Monday, May 11, 2009

Commenting in Church

As much as everyone might laugh when I say this, I struggle with the urge to comment too much in church. (I know; I made up for it with my blogging.) I think the reason I struggle in church is two-fold:

1) There really is an incredibly wide range of understanding and maturity in any adult class at church. It is so hard to say something that everyone will understand and no one will misunderstand - and I don’t want to cause serious misunderstanding and/or offense. While that is true to a degree with blogging, there is a self-selection process that tends to weed out most of those who can’t handle dissenting opinions. Therefore, it’s much harder to surprise someone with something they have never considered previously and risk hurting their testimony.

2) Given my current calling and education, I am seen as one of the “experts” in our ward (and even more so in the tiny branch we attended recently). Therefore, when someone asks a question that results in silence, the teacher tends to ask me - which makes me hesitant to comment at other times. I still comment, but it makes me hesitate.

I also use the "importantly incorrect and/or dangerous doctrine rule". (When something is said that is so incorrect that it is dangerous, it needs to be corrected as quickly as possible.) If I think a comment fits that classification, I will comment every time - as gently as I can, but directly - and usually waiting to see if anyone else jumps in to comment first.

Finally, the truly ironic thing about my situation is that my callings give me an aura of “conservatism” or “authority” - even though many of my views would be challenged by some as “liberal” if it weren’t for my callings. I think that is sad, but I understand why it is so.


Christy said...

I have written and erased this comment a few times now. And just did it again. And again.

I don't blame you for being weary if people are looking to you for clarification of the doctrine (although I am grateful for the clarification you gave me on the scripture mastery). I think that many of us are looking to be taught new information in classes such as Gospel Doctrine (oh, I love it when Brother so and so teaches because he knows so much). My understanding is that we should be sharing our experiences and our testimonies of living the principles being discussed, not nit-picking about the finer points. Is this why you are hesitant to share?

Christy said...

I hope my previous comment came out right. I meant are you hesitant to share because people are nit-picking, not because you don't wan't to share your testimony!

Papa D said...

Christy, I should have been clearer. I hesitate to comment largely because I talk so much overall. *grin*

I'm a High Councilor, so I speak in a Sacrament Meeting almost every month. I sit in on the weekly administrative meetings in the ward where I am an adviser, so I talk regularly there. I bear my testimony fairly regularly in Fast & Testimony meetings.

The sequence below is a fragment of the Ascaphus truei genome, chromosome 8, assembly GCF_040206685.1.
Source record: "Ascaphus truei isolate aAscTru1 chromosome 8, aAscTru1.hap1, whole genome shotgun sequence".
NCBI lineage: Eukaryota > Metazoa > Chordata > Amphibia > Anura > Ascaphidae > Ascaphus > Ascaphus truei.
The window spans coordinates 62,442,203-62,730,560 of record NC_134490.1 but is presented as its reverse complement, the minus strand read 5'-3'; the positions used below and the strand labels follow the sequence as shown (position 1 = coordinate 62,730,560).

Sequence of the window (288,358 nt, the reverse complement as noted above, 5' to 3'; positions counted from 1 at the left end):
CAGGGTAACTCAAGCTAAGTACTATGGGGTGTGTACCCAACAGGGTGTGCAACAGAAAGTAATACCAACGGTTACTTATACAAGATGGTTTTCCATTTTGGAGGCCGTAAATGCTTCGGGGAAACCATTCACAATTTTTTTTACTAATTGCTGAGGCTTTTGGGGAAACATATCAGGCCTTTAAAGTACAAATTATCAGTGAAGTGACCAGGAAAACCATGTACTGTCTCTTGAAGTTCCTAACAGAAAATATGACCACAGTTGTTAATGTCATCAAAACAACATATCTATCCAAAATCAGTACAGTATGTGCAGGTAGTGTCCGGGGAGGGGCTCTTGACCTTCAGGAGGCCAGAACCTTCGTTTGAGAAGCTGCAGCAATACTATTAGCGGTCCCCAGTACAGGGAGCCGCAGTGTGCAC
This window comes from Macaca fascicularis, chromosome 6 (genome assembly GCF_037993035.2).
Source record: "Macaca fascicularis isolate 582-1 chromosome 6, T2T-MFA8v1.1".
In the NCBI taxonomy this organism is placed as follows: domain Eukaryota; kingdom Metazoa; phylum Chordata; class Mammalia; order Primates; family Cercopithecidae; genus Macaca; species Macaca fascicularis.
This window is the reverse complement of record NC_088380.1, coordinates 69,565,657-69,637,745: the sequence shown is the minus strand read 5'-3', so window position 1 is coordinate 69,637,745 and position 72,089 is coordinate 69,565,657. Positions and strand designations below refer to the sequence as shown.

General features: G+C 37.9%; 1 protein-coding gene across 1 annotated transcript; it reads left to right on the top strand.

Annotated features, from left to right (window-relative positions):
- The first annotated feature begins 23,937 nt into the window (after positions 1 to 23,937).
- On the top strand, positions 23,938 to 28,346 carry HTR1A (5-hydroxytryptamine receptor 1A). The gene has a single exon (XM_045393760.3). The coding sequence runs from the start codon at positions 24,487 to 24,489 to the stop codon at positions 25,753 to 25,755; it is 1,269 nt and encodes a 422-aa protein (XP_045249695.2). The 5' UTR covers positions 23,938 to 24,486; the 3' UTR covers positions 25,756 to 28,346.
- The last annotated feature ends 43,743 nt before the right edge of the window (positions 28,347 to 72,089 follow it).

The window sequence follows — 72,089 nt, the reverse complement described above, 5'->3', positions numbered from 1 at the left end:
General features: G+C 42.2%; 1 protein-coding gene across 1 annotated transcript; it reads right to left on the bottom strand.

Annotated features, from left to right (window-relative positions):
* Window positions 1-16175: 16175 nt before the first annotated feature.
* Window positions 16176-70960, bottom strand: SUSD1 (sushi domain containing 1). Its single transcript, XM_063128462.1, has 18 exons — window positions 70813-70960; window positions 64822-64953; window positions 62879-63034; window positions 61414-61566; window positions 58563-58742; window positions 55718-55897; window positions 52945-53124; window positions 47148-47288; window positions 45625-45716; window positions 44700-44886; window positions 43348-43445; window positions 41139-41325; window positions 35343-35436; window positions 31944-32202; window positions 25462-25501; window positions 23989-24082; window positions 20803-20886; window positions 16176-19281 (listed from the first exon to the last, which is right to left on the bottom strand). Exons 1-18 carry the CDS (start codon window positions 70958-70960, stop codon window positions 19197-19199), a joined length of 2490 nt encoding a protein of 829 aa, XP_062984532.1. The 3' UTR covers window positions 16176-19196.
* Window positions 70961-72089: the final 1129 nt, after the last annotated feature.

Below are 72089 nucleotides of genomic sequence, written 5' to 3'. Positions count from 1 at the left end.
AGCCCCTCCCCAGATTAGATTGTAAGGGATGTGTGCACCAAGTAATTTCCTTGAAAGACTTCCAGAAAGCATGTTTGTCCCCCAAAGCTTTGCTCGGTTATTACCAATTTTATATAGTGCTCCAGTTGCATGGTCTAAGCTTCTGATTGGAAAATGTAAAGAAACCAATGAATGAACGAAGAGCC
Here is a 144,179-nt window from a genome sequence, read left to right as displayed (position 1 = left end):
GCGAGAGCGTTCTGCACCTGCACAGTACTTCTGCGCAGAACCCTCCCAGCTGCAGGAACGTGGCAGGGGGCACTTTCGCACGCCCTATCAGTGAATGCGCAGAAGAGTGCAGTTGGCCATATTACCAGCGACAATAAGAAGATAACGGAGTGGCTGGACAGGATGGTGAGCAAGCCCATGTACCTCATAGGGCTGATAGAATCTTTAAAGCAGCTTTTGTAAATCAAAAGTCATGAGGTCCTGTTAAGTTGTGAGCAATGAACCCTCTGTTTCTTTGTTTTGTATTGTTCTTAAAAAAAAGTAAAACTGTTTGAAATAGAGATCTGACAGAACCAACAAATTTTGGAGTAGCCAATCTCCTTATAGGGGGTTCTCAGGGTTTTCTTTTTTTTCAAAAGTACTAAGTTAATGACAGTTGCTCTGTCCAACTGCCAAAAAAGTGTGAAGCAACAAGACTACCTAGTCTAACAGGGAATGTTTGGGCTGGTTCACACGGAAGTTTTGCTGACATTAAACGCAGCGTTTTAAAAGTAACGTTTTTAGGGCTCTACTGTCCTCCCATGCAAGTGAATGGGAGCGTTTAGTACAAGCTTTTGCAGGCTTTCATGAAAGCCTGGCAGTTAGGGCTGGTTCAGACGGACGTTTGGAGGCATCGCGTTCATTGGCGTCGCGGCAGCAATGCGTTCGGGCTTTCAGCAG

My struggle really is one of trying to avoid pride and feeling like I must contribute. I have a lot to say in an open forum like blogging (DUH! That one's obvious to all in the Bloggernacle.), and I don't want to monopolize or keep others silent because they assume I will say something.

I just find it fascinating that I comment so much when I blog and yet am hesitant to comment in church meetings. That doesn't mean I don't comment there, as well. I do. I just feel differently about it.

bwebster said...

I run into this a bit myself. The first two-and-a-half years we were in this ward, I was the Gospel Doctrine teacher. I prepared heavily, read extensive supplementary materials, and generally brought a much broader context to whatever we were studying (D&C, OT, NT).

Now, on a regular basis in HP Group lessons, if the instructor or someone in the group brings up an issue or question for which no one has an answer, everyone turns and looks at me. If I can't authoritatively give an answer or clarification, they all look a bit disappointed. :-)

Like you, I tend to volunteer a correction only if I consider the issue to be sufficiently important. ..bruce..

Michaela Stephens said...

I sometimes wonder if making insightful and helpful comments is a spiritual gift. Perhaps it's that gift of knowledge or gift of wisdom the scriptures talk about. I've noticed that if I feel like I've talked too much and decide to hold my peace, often someone else is called on who says something similar to what I was thinking. This leads me to believe that it is probably the Holy Ghost working upon people during the lesson to share at the appropriate time and if one mouth is somehow "out of commission" it will work on others to speak what needs to be said. Other times it seems no one brings up the point that would have been shared and then I realize that perhaps my comments were really needed.